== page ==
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  • Lemon Balm 500 Seeds

    $3.90

    Lemon Balm 

    ( Melissa officinalis )

     Site. Plant lemon balm in full; it will tolerate shade. Grow lemon balm in well-drained, sandy loam; lemon balm will grow in almost any soil. It prefers a soil pH of 6.7 to 7.3.

    Planting time. Lemon balm is a hardy perennial herb that grows best in cool weather. Sow lemon balm in spring about the average date of the last frost. Seeds can be slow to germinate. Also sow seed in late summer. Root divisions can be planted at any time during the growing season but will become established quicker in cool weather. Cuttings from new growth can be started in moist sand.

    Planting and spacing. Sow lemon balm seed ¼ inch deep. Thin successful seedlings to 8 inches apart and later to 18 inches apart. Space rows 18 to 24 inches apart. Lemon balm spreads by underground roots. To keep lemon balm from spreading, set it in the garden in a container that will keep the roots in place. Remove unwanted plants before they become established.

    Water and feeding. Lemon balm requires regular, even watering. It grows best in slightly moist soil. Lemon balm does not require extra feeding; side dress plants with aged compost during the growing season.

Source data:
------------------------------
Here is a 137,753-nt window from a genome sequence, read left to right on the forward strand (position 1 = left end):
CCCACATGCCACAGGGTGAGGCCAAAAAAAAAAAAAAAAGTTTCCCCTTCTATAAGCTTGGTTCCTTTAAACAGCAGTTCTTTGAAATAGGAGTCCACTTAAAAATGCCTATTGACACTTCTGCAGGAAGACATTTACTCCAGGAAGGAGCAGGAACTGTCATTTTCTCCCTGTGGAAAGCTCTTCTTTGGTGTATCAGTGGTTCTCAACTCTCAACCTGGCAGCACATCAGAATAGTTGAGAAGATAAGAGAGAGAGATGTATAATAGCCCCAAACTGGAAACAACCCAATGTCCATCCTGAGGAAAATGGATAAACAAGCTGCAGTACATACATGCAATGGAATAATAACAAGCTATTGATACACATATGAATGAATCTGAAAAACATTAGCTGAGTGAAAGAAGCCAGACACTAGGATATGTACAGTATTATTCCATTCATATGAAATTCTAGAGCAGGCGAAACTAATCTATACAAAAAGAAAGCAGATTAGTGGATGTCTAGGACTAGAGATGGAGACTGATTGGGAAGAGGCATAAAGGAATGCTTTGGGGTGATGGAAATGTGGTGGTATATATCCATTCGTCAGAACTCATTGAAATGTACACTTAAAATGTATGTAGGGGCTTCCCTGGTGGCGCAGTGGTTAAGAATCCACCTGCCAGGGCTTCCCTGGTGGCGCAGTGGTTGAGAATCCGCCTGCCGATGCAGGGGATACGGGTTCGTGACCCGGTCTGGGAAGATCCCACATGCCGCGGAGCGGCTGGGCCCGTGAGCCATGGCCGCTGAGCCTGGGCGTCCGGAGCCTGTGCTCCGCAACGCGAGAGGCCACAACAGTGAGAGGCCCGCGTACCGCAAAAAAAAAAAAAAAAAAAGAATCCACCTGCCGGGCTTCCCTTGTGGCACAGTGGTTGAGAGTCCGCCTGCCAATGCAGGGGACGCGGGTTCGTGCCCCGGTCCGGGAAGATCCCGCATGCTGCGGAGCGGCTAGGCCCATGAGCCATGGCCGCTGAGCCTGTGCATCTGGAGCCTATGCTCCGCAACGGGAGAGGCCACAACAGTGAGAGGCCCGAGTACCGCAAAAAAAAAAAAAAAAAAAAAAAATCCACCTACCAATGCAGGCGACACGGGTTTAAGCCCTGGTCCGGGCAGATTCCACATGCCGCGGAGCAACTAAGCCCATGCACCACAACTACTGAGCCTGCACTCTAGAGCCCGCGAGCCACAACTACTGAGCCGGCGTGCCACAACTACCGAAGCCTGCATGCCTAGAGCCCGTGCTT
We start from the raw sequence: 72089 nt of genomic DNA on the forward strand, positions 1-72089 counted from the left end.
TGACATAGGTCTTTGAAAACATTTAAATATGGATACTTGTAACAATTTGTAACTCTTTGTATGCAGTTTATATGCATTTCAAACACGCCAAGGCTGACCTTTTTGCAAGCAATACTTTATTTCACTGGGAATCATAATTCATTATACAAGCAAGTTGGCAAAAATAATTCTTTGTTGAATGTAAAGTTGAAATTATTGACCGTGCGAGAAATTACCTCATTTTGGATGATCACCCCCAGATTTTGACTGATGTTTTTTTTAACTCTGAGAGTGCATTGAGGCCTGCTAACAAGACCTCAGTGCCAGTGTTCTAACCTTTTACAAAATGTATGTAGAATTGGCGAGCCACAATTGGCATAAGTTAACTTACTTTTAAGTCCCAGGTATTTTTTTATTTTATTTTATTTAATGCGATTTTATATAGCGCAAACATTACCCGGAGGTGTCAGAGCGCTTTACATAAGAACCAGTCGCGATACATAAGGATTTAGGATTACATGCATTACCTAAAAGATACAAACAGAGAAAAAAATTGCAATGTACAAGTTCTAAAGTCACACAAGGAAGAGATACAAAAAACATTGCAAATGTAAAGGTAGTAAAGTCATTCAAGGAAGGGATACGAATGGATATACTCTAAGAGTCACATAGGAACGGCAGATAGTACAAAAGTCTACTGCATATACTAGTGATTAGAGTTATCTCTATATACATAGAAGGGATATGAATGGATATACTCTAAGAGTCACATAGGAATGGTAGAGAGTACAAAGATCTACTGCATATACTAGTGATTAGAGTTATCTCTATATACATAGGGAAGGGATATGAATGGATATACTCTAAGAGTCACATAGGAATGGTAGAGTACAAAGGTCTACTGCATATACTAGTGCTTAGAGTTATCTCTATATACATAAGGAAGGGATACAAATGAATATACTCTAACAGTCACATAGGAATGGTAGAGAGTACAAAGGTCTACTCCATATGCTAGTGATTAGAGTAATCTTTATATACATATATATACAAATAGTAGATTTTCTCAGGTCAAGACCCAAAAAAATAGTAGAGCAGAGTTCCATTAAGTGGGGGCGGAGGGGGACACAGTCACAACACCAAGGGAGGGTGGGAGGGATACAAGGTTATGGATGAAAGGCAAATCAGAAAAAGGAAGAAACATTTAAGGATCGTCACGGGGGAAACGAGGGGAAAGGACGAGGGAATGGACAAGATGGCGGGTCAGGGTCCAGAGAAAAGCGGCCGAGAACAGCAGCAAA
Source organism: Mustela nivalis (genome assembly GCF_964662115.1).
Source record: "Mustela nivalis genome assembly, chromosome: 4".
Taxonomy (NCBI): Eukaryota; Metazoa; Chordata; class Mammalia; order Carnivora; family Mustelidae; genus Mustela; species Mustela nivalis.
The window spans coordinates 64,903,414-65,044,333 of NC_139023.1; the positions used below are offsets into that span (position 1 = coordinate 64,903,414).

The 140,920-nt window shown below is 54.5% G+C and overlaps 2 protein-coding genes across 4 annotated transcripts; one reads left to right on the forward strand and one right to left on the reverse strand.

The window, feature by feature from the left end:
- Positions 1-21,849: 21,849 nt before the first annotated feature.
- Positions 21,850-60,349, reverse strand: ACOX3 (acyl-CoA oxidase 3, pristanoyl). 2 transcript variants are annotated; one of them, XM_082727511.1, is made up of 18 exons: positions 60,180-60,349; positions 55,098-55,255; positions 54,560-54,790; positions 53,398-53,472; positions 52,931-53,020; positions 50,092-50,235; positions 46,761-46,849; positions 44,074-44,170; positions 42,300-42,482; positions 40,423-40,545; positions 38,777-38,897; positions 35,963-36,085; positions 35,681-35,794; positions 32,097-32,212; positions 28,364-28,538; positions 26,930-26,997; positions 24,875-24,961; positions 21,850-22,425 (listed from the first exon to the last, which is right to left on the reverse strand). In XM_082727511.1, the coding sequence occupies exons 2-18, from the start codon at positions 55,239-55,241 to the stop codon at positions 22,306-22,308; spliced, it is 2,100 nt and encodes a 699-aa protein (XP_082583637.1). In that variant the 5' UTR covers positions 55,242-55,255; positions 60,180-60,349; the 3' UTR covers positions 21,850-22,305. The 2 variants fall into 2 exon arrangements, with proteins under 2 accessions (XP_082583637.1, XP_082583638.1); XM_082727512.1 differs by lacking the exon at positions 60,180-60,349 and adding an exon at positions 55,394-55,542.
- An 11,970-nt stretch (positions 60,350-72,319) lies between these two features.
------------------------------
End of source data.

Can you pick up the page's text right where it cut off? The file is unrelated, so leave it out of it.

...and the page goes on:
Companion plants. Broccoli, cauliflower, and other cabbage family plants.

    Care. Cut back plants in fall leaving just 2 inches of stem. The plant may freeze back to the ground in winter but will re-grow from underground roots and re-new itself in spring.

    Container growing. Lemon balm can be container grown as an annual. Choose a container 6 to 8 inches deep and wide. Over-winter lemon balm in a protected area such as an unheated garage or patio. Lemon balm easily spreads in the garden; to contain the plant set the herb and container in the garden.

    Pests. Lemon balm has no serious pest problems.

    Diseases. Lemon balm is susceptible to verticillium wilt and mint rust. Prevent these diseases by removing dead stems and leaves from the garden in winter. Keep plants thinned to promote air circulation.

    Harvest. Pinch off and use leaves and sprigs as needed. Leaves for drying are best harvested before the plant flowers in summer, usually about the time lower leaves begin to yellow. At mid season or in autumn, cut back the entire plant and dry the leaves for later use. The plant will regrow in 4 weeks or so in warm weather.

    Image result for lemon balm plant

     Attractive to bees, butterflies, and/or birds.

    Likes sunny position with well drained soil.